EPA Publishes Final Greenhouse Gas Reporting Requirements for Petroleum and Natural Gas Systems

On May 14, 2024, the U.S. Environmental Protection Agency (EPA) published the final amendments to the Petroleum and Natural Gas Systems source category (subpart W) of the Greenhouse Gas Reporting Program (GHGRP). The final Greenhouse Gas Reporting Rule requirements published by EPA will have far-reaching implications for businesses across industries and give facilities only limited time to prepare for compliance, necessitating a proactive approach to compliance.

EPA will phase in implantation of the revisions over reporting years 2024 and 2025. The final rule applies to a wide range of oil and gas facilities operated by the petroleum production, gas transmission, and utility industries.  According to EPA, the final amendments consist of four parts: revisions to reporting of emission data for specific sectors; revisions to add new emissions calculation methodologies; revisions to reporting requirements; and technical amendments, clarifications, and corrections.


The GHGRP, requires reporting of greenhouse gas (GHG) data from certain large GHG emission sources, fuel and industrial gas suppliers, and CO2 injection sites in the United States.

In August 2022, the Inflation Reduction Act (IRA) was signed into law. Section 60113 of the IRA amended the Clean Air Act (CAA) by adding section 136, “Methane Emissions and Waste Reduction Incentive Program for Petroleum and Natural Gas Systems.” CAA section 136(h) requires that EPA, within two years after the date of enactment of section 60113 of the IRA, revise the requirements of subpart W to ensure the reporting under subpart W is based on empirical data, accurately reflects the total methane emissions (and waste emission) from the applicable facilities, and allow owners and operators of applicable facilities to submit empirical emissions data.

Affected Industries and Applicable Facilities

Applicable facilities in the nine affected industry segments are required to report under subpart W if their annual emissions are more than 25,000 metric tons CO2e from all applicable sources at the facility. The applicable facilities are within the following affected industry segments: offshore petroleum and natural gas production, onshore petroleum and natural gas production, onshore natural gas processing, onshore natural gas transmission compression, underground natural gas storage, liquefied natural gas storage, liquefied natural gas import and export equipment, onshore petroleum and natural gas gathering and boosting, and onshore natural gas transmission pipeline. 

Notable Revisions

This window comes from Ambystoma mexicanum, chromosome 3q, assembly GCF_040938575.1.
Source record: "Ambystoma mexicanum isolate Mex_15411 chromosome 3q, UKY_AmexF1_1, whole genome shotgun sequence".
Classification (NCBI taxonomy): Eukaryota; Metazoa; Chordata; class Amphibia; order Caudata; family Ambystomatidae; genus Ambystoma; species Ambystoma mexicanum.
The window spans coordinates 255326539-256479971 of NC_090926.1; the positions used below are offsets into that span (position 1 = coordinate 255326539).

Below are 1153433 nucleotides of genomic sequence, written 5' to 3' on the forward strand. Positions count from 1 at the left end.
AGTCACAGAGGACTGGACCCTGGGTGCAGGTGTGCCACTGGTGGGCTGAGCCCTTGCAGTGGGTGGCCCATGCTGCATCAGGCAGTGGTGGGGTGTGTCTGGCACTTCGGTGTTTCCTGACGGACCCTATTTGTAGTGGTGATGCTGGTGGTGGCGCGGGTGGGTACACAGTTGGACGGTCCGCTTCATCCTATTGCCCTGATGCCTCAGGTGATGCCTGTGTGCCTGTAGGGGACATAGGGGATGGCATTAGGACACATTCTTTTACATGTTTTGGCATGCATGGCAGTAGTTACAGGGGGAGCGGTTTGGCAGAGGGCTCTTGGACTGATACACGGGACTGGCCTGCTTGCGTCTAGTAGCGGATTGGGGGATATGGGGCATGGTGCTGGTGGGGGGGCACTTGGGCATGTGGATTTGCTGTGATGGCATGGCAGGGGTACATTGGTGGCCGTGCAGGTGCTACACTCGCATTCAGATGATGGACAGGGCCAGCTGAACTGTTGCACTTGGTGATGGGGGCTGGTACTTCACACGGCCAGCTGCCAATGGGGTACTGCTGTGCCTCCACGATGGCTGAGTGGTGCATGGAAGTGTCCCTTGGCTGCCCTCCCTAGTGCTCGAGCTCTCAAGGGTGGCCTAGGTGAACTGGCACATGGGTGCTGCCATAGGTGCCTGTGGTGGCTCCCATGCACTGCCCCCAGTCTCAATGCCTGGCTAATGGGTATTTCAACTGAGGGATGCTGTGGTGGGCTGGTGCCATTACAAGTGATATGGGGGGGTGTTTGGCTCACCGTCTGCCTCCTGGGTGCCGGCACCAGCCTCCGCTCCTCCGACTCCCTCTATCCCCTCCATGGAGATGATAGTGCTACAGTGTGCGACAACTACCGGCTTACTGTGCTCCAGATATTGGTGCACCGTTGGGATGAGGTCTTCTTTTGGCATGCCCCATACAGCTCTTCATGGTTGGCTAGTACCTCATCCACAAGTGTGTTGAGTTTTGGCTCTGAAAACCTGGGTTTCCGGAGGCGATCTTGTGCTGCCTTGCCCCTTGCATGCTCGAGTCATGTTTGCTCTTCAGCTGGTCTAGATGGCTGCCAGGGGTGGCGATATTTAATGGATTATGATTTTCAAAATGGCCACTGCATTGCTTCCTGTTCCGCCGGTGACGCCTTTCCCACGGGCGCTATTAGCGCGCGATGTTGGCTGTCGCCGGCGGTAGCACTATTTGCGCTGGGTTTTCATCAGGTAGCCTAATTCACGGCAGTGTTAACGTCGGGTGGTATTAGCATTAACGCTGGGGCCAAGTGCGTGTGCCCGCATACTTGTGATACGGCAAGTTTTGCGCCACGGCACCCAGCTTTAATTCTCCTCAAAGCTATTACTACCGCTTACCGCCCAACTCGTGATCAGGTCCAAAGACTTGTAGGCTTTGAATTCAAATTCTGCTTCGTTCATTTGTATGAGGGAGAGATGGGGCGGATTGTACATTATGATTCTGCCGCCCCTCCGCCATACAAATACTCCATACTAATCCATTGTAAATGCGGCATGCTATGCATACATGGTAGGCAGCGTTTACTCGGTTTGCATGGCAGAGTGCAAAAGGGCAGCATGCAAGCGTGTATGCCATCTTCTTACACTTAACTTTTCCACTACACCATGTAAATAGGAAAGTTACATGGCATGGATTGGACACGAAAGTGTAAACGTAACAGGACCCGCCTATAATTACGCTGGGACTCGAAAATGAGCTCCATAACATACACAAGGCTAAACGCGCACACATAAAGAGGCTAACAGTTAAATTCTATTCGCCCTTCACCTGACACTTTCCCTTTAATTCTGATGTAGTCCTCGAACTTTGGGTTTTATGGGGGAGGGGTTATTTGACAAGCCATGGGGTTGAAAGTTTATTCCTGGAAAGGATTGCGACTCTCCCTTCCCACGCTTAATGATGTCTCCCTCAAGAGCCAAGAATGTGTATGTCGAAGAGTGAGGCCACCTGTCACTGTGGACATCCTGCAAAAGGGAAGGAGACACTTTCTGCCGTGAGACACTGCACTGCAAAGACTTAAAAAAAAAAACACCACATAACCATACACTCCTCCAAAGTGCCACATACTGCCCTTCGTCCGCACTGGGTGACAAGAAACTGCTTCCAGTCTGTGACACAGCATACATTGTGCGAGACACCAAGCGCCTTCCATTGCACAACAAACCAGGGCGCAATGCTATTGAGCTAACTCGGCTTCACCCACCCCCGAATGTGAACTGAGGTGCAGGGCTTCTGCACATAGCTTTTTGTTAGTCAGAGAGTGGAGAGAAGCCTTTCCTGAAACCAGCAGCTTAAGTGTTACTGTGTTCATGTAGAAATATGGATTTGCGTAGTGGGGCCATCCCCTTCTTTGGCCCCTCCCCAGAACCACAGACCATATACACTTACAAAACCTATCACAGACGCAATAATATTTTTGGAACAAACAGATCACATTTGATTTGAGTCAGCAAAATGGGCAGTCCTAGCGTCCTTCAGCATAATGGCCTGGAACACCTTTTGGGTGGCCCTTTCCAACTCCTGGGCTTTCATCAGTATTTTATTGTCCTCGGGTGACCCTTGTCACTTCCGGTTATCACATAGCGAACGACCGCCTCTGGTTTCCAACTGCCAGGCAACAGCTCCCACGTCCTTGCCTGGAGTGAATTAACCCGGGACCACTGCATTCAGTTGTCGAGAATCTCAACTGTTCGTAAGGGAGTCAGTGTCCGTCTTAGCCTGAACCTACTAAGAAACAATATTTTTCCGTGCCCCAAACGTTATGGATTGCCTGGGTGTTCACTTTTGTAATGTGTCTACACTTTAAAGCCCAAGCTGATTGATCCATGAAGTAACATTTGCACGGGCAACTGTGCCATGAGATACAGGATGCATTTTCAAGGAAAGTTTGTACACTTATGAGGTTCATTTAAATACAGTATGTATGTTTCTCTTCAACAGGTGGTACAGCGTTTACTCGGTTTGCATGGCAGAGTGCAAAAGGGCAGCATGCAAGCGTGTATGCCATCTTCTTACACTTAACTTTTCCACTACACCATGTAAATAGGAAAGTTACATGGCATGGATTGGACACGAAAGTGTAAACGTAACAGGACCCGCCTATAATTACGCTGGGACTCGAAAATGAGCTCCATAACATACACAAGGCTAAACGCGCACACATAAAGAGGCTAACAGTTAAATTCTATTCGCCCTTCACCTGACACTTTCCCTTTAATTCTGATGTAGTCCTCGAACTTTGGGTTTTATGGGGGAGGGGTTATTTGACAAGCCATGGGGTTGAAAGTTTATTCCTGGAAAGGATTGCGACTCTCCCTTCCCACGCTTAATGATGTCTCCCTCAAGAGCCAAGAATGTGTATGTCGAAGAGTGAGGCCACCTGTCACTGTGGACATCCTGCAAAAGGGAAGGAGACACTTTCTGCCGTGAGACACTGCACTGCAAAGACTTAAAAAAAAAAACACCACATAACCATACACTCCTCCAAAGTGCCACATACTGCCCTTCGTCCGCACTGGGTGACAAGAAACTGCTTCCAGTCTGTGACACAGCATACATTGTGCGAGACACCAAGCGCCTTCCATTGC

Under the revised rule, affected industries and applicable facilities must report CO2 , CH4 , and N2O emissions from most oil and gas equipment and components such as equipment leaks, vented emissions, single well-pads and associated single well pads, reciprocating compressor venting, centrifugal compressor venting, flare stake emissions, and transmission storage tanks.

The revised rule requires reporting for previously unreported sources such as other large release events, nitrogen removal units, produced water tanks, mud degassing, and crankcase venting. It also includes reporting from additional industry segments for certain emissions sources (e.g., blowdown vent stacks, natural gas pneumatic device venting, dehydrator vents, acid gas removal units) that previously were only required to be reported for some, but not all, of the industry segments in which those sources exist.

The revised rule focuses on the use of empirical data, verifications, and transparency. The revisions include additional direct measurement calculation methodologies, including optional use of relevant new calculation methodologies for reporting year 2024, revisions to existing methodologies, and incorporation of data from remote sensing (e.g., satellite or high-flying aircraft) for “other large release events”.

Effective Date

Most revisions will become effective on January 1, 2025. One exception is the provisions on reporting of the quantities of natural gas, crude oil, and condensate produced that is sent to sale in the calendar year for each well permanently taken out of production (plugged and properly abandoned); those provisions also become effective on January 1, 2025, but reporters must include that information in their 2024 annual reports.

Some calculation methods become effective for the 2024 reporting year as optional methods. These optional calculation methods become effective July 15, 2024 and provide reporters with the option to use these newly available calculation methods for their 2024 annual reports that are submitted March 31, 2025.

If you have any inquiries regarding reporting obligations under the final rule, please feel free to reach out to one of our Environmental attorneys.